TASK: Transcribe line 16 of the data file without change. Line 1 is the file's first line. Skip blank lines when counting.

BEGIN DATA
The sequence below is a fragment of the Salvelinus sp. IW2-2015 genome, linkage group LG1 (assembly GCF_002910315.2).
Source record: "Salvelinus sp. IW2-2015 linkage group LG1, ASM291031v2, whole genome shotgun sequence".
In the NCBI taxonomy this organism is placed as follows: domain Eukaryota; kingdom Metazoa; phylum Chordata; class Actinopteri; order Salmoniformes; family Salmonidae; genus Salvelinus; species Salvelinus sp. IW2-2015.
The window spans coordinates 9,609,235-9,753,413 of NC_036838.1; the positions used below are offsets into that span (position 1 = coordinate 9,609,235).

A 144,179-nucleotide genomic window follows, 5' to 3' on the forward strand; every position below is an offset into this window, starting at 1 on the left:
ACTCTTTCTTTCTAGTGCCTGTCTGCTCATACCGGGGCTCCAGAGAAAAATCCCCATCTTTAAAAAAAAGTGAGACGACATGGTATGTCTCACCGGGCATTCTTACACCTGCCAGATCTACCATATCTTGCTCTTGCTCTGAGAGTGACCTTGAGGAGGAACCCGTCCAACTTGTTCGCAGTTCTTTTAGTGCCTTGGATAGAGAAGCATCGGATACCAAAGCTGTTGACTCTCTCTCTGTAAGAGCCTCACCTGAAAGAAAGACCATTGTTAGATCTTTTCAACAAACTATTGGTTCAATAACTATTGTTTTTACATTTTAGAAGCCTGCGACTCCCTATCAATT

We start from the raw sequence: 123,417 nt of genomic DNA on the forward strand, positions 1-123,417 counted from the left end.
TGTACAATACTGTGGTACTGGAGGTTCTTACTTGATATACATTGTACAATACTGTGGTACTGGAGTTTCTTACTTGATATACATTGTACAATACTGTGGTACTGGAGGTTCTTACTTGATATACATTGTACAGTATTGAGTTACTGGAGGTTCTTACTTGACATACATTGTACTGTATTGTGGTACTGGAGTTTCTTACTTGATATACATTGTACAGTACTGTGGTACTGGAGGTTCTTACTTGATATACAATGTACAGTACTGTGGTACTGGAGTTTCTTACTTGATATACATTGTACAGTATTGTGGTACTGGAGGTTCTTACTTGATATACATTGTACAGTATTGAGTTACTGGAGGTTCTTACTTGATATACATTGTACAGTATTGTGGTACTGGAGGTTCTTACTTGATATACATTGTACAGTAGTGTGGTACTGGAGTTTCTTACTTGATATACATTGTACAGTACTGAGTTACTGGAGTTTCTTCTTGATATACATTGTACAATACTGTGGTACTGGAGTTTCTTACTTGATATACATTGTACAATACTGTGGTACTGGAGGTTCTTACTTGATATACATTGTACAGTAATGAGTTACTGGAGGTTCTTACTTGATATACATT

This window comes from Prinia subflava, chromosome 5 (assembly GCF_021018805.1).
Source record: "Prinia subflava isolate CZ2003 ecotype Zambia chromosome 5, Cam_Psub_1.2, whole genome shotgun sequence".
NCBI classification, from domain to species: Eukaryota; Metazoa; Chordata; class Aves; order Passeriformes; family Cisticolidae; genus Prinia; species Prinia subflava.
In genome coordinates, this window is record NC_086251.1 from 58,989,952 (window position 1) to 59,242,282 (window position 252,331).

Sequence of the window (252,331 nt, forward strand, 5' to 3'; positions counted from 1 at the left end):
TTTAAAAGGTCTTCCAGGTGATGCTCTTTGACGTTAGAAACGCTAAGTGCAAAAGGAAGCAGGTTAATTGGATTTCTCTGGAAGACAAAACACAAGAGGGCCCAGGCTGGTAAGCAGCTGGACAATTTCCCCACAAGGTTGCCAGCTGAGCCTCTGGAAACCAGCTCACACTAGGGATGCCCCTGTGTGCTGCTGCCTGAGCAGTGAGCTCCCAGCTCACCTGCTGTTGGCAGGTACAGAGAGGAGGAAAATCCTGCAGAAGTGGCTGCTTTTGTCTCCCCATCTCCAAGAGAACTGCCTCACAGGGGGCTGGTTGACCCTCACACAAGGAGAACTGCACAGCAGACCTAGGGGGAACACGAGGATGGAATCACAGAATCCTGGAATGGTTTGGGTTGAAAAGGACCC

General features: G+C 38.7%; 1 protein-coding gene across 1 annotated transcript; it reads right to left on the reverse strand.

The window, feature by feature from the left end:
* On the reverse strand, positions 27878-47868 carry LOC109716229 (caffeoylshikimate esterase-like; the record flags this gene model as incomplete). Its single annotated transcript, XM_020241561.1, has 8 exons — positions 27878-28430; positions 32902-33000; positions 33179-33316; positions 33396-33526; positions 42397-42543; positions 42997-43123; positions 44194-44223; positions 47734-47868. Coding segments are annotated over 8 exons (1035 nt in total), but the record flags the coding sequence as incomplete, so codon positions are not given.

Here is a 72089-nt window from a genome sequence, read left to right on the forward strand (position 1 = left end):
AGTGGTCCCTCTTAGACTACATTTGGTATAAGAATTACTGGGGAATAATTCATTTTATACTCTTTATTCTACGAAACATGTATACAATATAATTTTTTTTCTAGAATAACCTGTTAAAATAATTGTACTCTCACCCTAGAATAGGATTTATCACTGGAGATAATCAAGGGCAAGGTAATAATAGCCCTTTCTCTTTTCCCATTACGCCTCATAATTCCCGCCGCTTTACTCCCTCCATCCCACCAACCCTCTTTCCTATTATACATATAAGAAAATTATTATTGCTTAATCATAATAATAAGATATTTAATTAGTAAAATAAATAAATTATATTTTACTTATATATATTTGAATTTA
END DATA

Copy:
The window, feature by feature from the left end: